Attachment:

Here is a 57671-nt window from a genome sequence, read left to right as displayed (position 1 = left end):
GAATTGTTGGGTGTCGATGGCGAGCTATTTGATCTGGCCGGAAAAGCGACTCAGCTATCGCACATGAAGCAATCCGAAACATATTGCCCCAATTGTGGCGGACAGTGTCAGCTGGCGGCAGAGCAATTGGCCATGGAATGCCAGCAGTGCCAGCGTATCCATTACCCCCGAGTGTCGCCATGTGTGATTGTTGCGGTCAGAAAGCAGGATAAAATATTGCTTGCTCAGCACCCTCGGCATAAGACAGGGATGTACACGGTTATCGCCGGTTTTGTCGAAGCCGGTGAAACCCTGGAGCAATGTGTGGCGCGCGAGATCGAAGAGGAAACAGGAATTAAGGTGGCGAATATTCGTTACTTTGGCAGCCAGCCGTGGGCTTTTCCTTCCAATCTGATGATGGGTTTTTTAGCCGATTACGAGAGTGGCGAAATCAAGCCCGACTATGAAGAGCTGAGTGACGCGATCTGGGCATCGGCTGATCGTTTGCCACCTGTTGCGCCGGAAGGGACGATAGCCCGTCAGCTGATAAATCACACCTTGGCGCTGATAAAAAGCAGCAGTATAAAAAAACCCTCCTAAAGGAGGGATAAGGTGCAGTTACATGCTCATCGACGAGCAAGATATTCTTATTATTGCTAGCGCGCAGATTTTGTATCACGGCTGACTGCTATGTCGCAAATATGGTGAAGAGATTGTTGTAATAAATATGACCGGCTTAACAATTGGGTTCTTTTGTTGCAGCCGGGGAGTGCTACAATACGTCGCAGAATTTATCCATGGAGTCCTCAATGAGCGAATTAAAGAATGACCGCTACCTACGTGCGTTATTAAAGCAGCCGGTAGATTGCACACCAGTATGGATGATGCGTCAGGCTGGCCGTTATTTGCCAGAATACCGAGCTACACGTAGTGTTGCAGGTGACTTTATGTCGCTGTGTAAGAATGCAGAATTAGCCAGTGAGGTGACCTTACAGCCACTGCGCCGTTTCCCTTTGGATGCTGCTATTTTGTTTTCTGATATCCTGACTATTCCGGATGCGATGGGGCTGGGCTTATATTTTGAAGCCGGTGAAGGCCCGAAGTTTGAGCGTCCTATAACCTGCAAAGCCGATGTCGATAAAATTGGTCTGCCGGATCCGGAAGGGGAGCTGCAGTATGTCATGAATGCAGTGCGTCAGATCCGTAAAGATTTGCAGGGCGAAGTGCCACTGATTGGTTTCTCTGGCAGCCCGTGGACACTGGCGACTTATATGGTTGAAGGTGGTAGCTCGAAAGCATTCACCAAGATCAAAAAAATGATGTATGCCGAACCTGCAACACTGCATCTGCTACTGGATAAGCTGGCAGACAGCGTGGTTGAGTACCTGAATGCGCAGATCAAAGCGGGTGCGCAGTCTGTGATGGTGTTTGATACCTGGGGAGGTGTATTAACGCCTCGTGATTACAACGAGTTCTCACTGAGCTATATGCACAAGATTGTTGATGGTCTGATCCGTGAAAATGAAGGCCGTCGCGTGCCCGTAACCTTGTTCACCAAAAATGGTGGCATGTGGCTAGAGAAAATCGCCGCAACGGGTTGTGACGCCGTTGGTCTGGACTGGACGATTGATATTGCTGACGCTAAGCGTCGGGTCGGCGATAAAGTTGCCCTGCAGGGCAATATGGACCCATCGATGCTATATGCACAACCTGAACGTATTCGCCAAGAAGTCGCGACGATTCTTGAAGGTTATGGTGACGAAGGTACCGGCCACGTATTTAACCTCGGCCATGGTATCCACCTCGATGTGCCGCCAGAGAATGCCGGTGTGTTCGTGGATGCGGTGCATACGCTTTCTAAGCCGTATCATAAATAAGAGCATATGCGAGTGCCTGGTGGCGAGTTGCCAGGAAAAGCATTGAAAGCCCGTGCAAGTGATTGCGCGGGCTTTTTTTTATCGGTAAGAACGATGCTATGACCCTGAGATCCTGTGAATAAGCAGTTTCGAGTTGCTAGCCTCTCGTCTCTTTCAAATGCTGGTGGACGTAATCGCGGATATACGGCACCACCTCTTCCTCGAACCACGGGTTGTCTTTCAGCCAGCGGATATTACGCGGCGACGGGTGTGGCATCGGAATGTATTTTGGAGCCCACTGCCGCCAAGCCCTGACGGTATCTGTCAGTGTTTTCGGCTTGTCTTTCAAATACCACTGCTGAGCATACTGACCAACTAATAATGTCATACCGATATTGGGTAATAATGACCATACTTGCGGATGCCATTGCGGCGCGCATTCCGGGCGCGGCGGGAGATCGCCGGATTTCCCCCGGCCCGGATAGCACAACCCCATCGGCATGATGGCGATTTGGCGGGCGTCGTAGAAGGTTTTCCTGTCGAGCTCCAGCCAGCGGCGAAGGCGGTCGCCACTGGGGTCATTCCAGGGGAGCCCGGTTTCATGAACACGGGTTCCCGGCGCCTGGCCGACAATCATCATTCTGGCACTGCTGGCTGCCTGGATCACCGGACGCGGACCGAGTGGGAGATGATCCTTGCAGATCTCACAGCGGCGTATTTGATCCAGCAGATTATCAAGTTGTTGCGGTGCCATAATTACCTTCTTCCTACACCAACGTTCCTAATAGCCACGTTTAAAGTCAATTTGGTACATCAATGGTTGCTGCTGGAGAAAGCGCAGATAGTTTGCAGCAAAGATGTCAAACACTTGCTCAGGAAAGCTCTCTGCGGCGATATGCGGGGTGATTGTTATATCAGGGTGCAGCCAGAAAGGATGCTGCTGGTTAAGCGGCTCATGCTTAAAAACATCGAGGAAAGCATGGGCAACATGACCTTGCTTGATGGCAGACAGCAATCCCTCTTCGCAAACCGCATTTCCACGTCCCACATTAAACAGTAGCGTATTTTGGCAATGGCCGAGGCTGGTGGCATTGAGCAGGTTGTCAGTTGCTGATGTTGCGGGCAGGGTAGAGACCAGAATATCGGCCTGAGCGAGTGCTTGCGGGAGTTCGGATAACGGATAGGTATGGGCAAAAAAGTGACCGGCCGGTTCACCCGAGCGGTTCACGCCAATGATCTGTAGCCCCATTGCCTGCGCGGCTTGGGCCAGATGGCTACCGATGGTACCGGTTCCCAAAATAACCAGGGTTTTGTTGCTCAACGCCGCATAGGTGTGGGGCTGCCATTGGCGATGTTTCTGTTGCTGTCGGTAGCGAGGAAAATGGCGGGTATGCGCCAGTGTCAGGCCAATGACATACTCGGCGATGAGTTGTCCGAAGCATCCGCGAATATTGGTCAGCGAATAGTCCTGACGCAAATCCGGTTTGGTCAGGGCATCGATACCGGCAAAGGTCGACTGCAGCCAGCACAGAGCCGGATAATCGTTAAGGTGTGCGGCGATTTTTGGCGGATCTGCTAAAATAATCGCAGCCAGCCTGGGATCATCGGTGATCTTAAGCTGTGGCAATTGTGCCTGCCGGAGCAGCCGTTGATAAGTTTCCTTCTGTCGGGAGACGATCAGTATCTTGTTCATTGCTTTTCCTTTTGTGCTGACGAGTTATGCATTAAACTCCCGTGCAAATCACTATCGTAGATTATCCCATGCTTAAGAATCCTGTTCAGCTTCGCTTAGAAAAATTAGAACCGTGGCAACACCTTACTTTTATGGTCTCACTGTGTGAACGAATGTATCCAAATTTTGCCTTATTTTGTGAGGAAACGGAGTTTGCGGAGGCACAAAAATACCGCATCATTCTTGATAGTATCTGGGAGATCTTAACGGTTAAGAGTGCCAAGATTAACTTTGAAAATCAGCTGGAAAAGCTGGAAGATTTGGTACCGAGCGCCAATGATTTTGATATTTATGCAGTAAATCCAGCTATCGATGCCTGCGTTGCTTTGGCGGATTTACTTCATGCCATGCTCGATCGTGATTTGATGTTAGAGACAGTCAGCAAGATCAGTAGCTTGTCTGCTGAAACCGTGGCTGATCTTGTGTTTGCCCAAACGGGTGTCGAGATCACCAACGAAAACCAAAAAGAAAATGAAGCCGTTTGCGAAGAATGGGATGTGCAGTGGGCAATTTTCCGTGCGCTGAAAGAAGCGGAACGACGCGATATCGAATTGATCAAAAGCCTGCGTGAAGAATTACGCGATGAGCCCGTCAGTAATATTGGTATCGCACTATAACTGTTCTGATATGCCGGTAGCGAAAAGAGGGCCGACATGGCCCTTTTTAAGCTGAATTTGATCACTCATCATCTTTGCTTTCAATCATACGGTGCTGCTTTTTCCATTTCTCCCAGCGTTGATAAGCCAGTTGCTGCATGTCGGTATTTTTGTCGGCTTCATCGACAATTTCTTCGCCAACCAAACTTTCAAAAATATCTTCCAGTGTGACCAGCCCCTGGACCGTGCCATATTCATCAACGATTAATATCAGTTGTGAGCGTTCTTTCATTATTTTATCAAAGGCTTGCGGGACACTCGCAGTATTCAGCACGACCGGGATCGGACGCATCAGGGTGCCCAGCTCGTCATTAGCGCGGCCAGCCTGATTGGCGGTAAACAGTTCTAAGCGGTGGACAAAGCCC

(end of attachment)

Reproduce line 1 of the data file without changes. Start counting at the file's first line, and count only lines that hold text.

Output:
Here is a 57671-nt window from a genome sequence, read left to right as displayed (position 1 = left end):